During these same years Eggleston finally completed his well-known Los Alamos first colored series, started in 1966 and later suspended for four years to work on William Eggleston’s Guide. The project consists of twenty-two hundred pictures approximately, collected from the beginning of his first experiments with colors and documenting his researches in his hometown Memphis and the Mississippi Delta, and during his travels from Orleans to Las Vegas and southern California. The 1973 passage through New Mexico with the Corcoran Gallery’s curator Walter Hopps and the actor and director Dennis Hopper, also interested in the representation of the everyday life, is included; Los Alamos, site of the atomic bomb’s clandestine development, was exactly one of the stops. Therefore the title turns revealing: something apparently harmless hides a terrible secret, but the menacing bitter side of the common objects Eggleston uses to portray now amplifies, as it also seems to suggest a sort of self-destructive process innate in the human social system. Nevertheless, the initial idea of publishing thousands of pictures in portfolios was soon abandoned and the project forgotten, and only recently the photographer recovered and reevaluated the entire material.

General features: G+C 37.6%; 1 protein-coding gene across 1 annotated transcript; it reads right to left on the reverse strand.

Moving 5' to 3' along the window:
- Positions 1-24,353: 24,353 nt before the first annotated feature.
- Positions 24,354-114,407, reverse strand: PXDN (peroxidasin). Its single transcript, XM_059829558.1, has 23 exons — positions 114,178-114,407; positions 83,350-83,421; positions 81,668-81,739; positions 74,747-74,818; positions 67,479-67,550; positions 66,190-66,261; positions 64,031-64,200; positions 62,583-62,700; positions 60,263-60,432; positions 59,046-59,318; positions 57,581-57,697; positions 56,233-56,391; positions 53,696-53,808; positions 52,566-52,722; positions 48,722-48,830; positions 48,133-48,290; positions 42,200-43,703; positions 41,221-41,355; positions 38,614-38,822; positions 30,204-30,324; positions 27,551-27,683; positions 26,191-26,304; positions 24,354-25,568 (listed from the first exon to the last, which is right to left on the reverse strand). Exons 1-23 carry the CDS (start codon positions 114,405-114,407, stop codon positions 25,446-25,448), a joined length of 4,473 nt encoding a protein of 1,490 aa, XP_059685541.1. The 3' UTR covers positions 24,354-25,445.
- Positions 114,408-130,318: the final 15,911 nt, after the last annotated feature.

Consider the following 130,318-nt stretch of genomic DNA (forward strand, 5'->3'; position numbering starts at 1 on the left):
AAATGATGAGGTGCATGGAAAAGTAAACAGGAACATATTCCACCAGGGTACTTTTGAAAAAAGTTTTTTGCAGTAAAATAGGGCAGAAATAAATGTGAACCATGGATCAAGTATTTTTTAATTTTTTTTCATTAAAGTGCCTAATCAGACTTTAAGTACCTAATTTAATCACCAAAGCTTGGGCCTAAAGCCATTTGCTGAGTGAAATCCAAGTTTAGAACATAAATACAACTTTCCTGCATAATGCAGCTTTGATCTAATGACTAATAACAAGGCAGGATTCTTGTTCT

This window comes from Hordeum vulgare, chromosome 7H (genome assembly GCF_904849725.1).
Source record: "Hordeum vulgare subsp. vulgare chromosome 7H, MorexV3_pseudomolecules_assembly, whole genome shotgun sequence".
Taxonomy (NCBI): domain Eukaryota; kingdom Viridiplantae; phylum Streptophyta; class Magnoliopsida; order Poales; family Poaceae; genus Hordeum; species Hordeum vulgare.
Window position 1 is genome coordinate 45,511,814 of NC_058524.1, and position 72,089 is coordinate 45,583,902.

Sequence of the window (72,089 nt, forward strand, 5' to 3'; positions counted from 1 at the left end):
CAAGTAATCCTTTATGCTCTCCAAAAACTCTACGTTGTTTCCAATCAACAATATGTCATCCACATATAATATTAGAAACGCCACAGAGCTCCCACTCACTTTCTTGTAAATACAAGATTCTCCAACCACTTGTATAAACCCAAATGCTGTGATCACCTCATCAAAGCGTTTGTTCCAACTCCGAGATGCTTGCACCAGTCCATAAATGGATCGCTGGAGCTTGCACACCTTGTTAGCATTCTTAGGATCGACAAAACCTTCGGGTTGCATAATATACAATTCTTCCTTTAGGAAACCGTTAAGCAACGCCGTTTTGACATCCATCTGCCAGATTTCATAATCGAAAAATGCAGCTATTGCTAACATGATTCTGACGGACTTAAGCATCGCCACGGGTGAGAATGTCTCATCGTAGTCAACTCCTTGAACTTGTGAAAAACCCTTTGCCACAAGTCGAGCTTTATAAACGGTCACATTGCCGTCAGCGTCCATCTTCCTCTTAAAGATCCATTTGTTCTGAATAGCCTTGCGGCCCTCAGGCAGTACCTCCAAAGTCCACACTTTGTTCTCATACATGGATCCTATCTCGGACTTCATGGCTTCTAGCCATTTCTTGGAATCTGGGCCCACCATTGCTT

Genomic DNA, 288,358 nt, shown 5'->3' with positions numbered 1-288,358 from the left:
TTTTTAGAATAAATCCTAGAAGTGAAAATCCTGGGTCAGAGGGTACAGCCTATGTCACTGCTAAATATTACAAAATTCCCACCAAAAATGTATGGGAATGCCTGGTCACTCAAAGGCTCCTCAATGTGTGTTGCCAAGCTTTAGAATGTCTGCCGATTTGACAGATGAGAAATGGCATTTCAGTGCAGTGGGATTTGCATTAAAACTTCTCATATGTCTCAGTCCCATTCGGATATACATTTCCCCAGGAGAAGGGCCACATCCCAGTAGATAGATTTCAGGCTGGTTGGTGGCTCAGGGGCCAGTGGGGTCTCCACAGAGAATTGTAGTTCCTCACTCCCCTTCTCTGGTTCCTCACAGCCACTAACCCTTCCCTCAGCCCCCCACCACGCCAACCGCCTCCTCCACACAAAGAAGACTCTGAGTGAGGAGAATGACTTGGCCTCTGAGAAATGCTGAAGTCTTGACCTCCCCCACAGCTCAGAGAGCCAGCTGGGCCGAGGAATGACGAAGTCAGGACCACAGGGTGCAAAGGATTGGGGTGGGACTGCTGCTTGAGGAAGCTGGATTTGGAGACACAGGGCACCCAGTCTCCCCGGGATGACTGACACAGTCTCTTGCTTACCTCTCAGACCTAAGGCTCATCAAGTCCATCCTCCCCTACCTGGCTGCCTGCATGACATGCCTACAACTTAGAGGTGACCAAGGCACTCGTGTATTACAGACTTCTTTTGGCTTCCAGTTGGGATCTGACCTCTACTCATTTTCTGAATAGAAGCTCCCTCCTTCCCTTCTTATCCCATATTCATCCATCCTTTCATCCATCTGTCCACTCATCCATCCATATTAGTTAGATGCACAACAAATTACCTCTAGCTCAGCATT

It looks like the same “revival” process has been sparked off today; Eggleston’s pictures are well-established by now, but the ’60s and '70s imaginary is oddly exploding on social media with parked vintage cars, old-style buildings, road and motels signs, old laundries, car washes, gas stations, fast foods and buses seats, in search of intense colors and pastel tones. We appropriated the photographer’s vision, but instead of focusing on today’s changes, we’re perpetually looking for clippings of a past reality that doesn’t belong to us anymore. As we don’t want past to vanish we often will to keep it through its own medium, film photography. As Stephen Shore affirms, one of the greatest successor of Eggleston’s poetic, “People need time. It’s much easier to look at the past than to look at the present”. Eggleston’s aim instead remained unchanged until today, always facing the many faces the contemporary sets aside over time; “I still take photographs now. I find it very difficult to tell photographs from last week from the ones taken 20 years before. They look pretty much the same and I am happy I can say that.”

 

  Red Ceiling , 1973

Red Ceiling, 1973

William Eggleston
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William Eggleston
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William Eggleston
William Eggleston
 All images ©  William Eggleston  Written by  Greta Fassina  

All images © William Eggleston
Written by Greta Fassina